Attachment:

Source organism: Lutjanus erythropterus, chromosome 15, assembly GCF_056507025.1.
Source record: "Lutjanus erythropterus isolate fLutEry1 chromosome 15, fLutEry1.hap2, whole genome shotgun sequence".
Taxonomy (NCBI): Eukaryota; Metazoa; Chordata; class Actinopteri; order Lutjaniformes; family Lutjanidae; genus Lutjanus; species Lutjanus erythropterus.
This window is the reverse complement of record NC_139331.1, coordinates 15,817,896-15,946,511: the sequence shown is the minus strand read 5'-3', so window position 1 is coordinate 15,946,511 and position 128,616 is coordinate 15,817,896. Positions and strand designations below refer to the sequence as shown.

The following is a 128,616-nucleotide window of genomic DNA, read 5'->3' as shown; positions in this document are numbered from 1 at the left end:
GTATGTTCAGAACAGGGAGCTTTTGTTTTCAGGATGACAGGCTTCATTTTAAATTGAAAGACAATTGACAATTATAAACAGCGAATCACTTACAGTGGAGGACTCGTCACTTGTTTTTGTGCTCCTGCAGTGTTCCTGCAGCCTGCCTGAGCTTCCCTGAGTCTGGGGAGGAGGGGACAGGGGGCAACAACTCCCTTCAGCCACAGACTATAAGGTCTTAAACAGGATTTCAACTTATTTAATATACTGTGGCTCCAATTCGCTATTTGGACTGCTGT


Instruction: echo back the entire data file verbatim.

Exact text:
Source organism: Lutjanus erythropterus, chromosome 15, assembly GCF_056507025.1.
Source record: "Lutjanus erythropterus isolate fLutEry1 chromosome 15, fLutEry1.hap2, whole genome shotgun sequence".
Taxonomy (NCBI): Eukaryota; Metazoa; Chordata; class Actinopteri; order Lutjaniformes; family Lutjanidae; genus Lutjanus; species Lutjanus erythropterus.
This window is the reverse complement of record NC_139331.1, coordinates 15,817,896-15,946,511: the sequence shown is the minus strand read 5'-3', so window position 1 is coordinate 15,946,511 and position 128,616 is coordinate 15,817,896. Positions and strand designations below refer to the sequence as shown.

The following is a 128,616-nucleotide window of genomic DNA, read 5'->3' as shown; positions in this document are numbered from 1 at the left end:
GTATGTTCAGAACAGGGAGCTTTTGTTTTCAGGATGACAGGCTTCATTTTAAATTGAAAGACAATTGACAATTATAAACAGCGAATCACTTACAGTGGAGGACTCGTCACTTGTTTTTGTGCTCCTGCAGTGTTCCTGCAGCCTGCCTGAGCTTCCCTGAGTCTGGGGAGGAGGGGACAGGGGGCAACAACTCCCTTCAGCCACAGACTATAAGGTCTTAAACAGGATTTCAACTTATTTAATATACTGTGGCTCCAATTCGCTATTTGGACTGCTGT